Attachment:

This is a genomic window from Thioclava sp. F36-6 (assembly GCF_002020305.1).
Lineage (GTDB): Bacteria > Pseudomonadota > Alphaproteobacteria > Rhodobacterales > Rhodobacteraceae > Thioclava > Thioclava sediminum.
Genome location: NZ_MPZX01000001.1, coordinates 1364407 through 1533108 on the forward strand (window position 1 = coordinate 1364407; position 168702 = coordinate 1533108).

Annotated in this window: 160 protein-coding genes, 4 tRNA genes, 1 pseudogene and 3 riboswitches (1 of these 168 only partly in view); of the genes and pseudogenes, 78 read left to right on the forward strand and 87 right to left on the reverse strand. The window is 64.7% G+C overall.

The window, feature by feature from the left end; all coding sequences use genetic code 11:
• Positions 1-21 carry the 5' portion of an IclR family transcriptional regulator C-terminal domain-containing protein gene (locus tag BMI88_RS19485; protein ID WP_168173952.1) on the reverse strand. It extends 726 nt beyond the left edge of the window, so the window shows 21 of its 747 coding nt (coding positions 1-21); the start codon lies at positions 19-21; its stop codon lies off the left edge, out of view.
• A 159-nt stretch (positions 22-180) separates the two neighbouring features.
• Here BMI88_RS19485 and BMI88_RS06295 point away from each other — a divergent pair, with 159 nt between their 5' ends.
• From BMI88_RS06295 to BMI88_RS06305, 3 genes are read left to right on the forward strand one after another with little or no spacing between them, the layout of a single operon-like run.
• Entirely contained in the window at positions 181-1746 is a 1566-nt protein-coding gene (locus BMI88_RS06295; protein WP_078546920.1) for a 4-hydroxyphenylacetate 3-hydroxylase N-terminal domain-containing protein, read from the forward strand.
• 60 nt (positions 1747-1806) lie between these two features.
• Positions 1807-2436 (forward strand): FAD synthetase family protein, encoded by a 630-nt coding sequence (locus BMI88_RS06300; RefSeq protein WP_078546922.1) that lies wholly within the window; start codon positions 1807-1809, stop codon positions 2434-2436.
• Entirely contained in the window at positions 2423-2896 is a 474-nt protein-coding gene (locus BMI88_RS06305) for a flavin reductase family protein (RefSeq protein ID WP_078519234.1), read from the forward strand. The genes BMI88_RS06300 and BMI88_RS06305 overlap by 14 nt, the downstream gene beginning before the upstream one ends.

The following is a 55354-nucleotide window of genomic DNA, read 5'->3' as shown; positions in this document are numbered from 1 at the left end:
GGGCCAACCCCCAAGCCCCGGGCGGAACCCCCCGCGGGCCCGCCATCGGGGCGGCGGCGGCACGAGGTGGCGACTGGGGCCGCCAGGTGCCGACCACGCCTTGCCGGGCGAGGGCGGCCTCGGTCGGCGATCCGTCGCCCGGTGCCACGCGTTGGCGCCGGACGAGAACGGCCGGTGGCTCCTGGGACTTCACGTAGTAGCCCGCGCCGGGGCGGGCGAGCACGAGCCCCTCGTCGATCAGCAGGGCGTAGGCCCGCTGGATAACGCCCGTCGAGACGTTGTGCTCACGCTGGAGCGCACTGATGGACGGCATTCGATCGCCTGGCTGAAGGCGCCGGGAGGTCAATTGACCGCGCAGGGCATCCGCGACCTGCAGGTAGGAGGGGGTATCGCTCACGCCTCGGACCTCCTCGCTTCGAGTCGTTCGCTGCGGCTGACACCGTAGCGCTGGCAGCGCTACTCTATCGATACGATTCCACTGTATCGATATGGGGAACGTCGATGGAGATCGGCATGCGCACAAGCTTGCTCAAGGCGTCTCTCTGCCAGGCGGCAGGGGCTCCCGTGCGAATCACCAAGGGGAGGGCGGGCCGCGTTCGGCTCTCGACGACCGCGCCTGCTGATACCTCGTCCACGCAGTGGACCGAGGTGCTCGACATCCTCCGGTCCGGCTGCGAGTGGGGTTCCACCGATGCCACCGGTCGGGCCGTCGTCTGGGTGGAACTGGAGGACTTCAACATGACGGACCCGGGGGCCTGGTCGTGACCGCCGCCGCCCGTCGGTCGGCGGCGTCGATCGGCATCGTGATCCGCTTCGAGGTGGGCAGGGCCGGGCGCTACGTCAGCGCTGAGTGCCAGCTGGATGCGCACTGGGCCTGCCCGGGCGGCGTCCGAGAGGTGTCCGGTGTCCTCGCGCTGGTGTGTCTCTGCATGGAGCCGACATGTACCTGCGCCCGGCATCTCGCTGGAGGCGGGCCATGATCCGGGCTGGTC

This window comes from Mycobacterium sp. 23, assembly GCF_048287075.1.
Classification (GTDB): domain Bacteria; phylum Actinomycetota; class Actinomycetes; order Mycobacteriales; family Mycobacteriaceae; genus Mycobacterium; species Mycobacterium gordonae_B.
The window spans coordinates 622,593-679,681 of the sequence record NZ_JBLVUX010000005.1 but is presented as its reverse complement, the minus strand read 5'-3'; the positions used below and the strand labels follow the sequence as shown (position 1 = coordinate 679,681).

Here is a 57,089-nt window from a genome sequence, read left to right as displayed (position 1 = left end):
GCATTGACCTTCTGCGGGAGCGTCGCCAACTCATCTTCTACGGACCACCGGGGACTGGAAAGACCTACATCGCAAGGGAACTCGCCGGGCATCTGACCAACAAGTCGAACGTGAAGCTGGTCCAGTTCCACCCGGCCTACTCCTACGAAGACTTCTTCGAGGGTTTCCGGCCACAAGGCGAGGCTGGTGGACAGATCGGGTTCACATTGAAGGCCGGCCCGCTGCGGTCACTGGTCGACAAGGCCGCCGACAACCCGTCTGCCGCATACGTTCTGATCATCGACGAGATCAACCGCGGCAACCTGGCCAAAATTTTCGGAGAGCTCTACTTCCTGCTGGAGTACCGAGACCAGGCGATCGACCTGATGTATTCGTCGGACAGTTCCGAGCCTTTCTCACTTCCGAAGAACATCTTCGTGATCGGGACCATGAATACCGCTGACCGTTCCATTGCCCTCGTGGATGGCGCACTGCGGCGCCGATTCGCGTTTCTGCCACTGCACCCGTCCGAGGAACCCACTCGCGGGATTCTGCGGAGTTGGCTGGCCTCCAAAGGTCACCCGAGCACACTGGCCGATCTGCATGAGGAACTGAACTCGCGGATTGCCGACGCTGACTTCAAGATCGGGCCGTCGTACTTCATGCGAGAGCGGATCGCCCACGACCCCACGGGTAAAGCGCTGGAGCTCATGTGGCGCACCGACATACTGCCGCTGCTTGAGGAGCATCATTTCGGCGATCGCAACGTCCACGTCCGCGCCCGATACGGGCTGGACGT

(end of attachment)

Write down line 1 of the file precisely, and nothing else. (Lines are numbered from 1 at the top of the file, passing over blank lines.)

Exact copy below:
This is a genomic window from Thioclava sp. F36-6 (assembly GCF_002020305.1).